Avoiding Responsibility: Prince of Persia, Legion, Star Trek II: The Wrath of Khan, & Rambo: First Blood


It’s been a terrifically unproductive day of bad and classic movies with my friend, Evan. We watched Prince of Persia, Legion, Star Trek II: The Wrath of Khan, and Rambo: First Blood.

Prince of Persia (2010)

I think Prince of Persia may be one of my favorite movies of the last decade, Disney or otherwise. It may not have done well with the critics, at the box office, or with people interested with racial equity (see the LA times article about white washing), but it had a surprisingly clear and developed plot, Jake Gyllenhaal and Gemma Arterton have some great chemistry, and Alfred Molina provides clutch comedic relief. The absurd amount of money Disney put into the project (reportedly $200 million) definitely didn’t hurt either.

Prince of Persia is awesome. It’s an homage to the classic video game with a big budget, a big name actor and talented support, and just a lot of fun. I highly recommend this movie. You can thank me later.

Legion (2009)

I remember when I first heard about Legion. I was immediately intrigued (in the sense that I knew it was going to be awful and wanted to witness this train wreck). Let’s start with the official synopsis of the film:

An out-of-the-way diner becomes the unlikely battleground for the survival of the human race. When G-d loses faith in humankind, he sends his legion of angels to bring on the Apocalypse. Humanity’s only hope lies in a group of strangers trapped in a desert diner with the Archangel Michael.

I mean, what’s not to like? This seems like a huge win. An end of humanity scenario where a fallen angel fights against hordes of angels sent by G-d to kill everything. Sign me up.  It starts with a gathering of souls in a diner run by none other than Dennis Quaid (love that guy) and progresses quickly to an all out battle when a Betty White look-a-like enters the diner and starts climbing on walls and taking bites out of some dude’s neck. The movie never slows down and even features a battle (well, two actually) between Michael and Gabriel.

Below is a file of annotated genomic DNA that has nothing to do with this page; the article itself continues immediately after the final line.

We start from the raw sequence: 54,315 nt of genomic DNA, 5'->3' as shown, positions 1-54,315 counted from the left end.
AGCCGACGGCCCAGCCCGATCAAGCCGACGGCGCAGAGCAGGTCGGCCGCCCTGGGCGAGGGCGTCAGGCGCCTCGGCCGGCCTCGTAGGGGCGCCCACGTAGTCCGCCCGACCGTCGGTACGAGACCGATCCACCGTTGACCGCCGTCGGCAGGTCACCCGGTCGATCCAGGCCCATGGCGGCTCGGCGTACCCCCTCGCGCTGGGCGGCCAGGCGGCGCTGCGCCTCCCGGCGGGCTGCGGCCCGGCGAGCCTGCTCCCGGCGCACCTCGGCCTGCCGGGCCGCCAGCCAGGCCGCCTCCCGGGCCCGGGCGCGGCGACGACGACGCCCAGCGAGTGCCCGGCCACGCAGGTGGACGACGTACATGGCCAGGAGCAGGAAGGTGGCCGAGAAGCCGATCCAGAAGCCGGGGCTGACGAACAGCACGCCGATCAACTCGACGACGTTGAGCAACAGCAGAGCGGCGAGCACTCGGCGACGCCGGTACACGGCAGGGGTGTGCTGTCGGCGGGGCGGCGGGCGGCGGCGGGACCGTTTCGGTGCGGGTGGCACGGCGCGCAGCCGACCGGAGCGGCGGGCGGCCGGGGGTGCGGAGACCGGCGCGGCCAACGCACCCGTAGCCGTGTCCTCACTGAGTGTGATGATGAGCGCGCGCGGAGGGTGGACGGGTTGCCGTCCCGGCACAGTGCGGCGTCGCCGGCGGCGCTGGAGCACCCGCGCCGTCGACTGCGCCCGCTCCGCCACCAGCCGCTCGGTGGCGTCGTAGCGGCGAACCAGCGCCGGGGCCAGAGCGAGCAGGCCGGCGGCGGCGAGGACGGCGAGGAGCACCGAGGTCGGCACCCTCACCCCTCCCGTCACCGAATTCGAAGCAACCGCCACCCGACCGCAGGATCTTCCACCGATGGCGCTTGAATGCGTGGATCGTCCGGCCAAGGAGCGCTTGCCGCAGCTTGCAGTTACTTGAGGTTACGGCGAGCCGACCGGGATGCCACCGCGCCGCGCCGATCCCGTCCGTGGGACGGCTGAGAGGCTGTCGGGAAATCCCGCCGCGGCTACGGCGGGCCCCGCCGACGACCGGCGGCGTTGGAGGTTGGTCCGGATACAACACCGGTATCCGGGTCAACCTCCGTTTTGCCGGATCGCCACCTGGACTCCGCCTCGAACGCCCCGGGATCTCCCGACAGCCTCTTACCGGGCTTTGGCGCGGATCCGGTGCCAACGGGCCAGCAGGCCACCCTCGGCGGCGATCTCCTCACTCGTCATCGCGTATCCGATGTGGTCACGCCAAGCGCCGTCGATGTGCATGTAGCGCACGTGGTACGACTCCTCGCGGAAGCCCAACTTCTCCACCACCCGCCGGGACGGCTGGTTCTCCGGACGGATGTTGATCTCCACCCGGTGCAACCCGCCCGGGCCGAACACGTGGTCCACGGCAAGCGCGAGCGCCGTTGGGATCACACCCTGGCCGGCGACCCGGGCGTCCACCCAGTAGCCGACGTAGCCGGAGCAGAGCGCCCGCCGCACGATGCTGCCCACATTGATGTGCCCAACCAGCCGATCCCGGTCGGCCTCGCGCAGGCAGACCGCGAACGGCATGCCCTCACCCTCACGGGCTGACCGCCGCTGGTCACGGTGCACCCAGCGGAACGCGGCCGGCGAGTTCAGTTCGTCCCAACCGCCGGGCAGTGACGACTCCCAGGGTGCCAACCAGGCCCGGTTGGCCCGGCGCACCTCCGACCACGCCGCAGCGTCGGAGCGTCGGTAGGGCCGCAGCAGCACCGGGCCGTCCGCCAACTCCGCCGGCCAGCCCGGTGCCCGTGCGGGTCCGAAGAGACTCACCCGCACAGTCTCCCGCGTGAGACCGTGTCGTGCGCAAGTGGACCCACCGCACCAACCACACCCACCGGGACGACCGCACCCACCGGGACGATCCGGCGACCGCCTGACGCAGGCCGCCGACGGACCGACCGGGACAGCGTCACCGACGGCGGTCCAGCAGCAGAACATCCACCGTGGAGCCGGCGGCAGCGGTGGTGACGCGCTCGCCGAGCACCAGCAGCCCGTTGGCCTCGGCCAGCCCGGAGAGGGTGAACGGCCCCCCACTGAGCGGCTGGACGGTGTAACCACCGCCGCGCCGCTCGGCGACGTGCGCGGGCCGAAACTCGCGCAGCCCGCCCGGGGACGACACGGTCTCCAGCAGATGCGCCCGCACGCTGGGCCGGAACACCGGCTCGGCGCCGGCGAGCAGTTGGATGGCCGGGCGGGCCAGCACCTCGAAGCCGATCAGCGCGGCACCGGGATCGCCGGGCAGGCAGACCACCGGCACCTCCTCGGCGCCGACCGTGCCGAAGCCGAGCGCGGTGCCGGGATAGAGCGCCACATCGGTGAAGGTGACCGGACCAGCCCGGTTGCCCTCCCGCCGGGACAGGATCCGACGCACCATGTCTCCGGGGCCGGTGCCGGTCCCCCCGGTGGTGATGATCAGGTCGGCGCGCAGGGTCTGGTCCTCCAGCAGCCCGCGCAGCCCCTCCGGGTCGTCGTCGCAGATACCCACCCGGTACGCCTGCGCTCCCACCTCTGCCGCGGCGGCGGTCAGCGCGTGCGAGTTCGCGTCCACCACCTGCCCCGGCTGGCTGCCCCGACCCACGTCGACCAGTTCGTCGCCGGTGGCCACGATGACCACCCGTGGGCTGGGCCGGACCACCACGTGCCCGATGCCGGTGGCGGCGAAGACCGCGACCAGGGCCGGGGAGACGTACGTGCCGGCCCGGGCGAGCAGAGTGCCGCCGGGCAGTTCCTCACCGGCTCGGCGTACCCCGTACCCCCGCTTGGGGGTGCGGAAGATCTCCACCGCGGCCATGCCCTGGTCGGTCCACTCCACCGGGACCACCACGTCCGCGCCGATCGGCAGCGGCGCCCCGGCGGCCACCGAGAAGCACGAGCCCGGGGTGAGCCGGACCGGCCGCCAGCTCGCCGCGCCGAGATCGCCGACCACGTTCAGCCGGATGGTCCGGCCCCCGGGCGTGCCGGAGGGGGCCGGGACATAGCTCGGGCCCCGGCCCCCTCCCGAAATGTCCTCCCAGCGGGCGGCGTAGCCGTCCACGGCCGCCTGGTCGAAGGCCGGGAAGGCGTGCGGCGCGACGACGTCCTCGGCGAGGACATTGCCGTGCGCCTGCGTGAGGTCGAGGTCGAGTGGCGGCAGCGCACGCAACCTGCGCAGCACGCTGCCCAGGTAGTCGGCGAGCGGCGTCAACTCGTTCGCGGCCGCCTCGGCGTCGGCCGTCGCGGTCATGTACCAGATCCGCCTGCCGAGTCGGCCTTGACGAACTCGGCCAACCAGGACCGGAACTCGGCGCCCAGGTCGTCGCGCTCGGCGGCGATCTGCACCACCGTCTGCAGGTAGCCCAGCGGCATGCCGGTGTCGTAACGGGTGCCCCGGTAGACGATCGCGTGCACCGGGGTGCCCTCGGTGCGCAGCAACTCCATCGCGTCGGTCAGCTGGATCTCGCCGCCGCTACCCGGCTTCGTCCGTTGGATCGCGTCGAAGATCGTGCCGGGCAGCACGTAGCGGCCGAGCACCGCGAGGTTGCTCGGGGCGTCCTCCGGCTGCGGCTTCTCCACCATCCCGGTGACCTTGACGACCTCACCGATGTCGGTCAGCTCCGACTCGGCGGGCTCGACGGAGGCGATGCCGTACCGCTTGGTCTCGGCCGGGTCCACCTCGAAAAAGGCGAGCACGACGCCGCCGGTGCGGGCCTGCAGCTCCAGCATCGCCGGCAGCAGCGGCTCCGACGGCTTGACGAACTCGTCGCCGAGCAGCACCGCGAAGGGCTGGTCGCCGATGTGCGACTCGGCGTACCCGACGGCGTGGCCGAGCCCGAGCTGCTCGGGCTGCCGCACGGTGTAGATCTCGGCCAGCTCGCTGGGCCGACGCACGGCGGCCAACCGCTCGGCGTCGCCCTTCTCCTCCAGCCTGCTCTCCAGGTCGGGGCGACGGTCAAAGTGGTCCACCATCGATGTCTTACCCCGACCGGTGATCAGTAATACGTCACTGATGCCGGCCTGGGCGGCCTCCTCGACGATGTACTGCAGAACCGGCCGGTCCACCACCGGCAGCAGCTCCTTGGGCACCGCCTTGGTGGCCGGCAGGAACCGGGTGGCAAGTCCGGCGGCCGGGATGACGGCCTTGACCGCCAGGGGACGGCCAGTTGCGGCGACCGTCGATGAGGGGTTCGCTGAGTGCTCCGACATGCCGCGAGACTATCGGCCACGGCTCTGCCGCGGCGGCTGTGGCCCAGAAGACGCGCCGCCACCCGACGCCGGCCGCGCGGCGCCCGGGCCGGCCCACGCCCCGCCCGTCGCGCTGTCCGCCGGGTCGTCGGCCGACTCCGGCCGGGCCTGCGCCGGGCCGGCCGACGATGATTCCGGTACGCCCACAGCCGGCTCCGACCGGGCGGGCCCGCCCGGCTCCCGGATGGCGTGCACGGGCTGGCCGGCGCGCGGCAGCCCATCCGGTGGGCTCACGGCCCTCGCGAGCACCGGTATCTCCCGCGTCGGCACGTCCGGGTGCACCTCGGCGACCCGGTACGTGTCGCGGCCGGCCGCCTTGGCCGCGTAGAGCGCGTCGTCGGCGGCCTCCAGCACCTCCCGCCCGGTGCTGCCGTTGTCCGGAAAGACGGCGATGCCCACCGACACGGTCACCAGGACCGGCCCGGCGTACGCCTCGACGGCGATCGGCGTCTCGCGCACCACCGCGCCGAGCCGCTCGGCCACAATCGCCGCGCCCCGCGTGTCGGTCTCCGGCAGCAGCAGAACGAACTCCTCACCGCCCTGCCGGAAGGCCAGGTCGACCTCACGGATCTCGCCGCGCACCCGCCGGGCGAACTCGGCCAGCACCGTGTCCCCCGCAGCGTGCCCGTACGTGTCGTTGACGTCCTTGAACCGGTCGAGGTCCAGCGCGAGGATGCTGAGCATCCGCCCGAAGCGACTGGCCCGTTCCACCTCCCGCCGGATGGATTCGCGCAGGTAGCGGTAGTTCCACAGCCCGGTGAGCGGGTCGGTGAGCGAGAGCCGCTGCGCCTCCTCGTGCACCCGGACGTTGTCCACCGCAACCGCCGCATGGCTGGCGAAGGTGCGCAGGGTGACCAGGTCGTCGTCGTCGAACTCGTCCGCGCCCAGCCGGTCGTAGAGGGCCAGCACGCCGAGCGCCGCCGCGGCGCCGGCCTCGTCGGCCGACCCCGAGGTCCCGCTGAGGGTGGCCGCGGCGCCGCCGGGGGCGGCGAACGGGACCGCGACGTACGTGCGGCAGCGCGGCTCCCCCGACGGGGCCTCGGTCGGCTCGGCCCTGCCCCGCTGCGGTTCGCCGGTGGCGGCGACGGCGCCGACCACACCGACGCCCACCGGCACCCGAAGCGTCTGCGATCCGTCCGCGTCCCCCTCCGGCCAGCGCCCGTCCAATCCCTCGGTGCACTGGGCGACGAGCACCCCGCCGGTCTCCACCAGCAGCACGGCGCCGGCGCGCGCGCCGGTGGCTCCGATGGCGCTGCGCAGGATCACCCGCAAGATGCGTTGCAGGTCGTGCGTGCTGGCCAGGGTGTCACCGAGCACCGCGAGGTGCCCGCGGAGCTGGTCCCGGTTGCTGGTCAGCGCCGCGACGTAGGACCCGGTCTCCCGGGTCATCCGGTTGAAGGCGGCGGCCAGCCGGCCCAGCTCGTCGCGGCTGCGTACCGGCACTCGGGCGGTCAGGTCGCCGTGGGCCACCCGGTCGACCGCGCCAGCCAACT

The movie has an all-star cast. Quaid, Tyrese Gibson, Lucas Black, Paul Bettany and Willa Holland gave “inspiring” performances. Tyrese and Lucas Black are both veterans of the Fast and Furious franchise, Paul Bettany is the new star of Priest (which came out two weeks ago, and is high on my must-see list, once it reaches TV at least), and Willa Holland made her debut on The O.C. as Marissa Cooper’s little sister before graduating to Gossip Girl as Agnes Andrews.

Conclusion: This movie is bad. Really bad. But, it’s also an opportunity to turn off your brain for 100 minutes, which I always love.

Star Trek II: The Wrath of Khan (1982)

I was never a Star Trek kid, but in my senior year of high school, on my history teacher’s recommendation, I started watching the original series. William Shatner’s Captain Kirk is freaking awesome and the moral questions the Original Series tackled that no one else could always got me coming back for more. I was watching the series 50 years after the series aired so the “cool” technology and graphics, but the writing was still top notch.

The Wrath of Khan featured the “Kobayashi Maru” training session (which is seen again in J.J. Abram’s 2009 version) and while I found Khan to be slightly disappointing, I was pleased with the movie. By far, the best surprise of the movie for me was discovering that Kristie Alley played Lt. Saavik. I have to say, for someone best known over the last decade for her weight problem (she played herself in Fat Actress) Alley looked good.  I’m sure Star Trek fans have already seen The Wrath of Khan, but it’s a good film even for those who may just want to see classic performances by William Shatner and Leonard Nimoy.

Rambo: First Blood (1982)

This movie is awesome. Sure, the plot makes no sense (Rambo, a war hero, returns home from Vietnam, where a cop senselessly messes with him, provoking Rambo to go on a rampage in small-town USA), but that’s not really a problem, because this is Rambo, and First Blood delivers exactly what’s expected: nearly constant action. The end really surprised me when Stallone delivers a really impressive soliloquy.

I think my Saturday clearly proves I watch too much TV, but hey, it’s summer. That wraps another Avoiding Responsibility post. Hope you enjoyed it.

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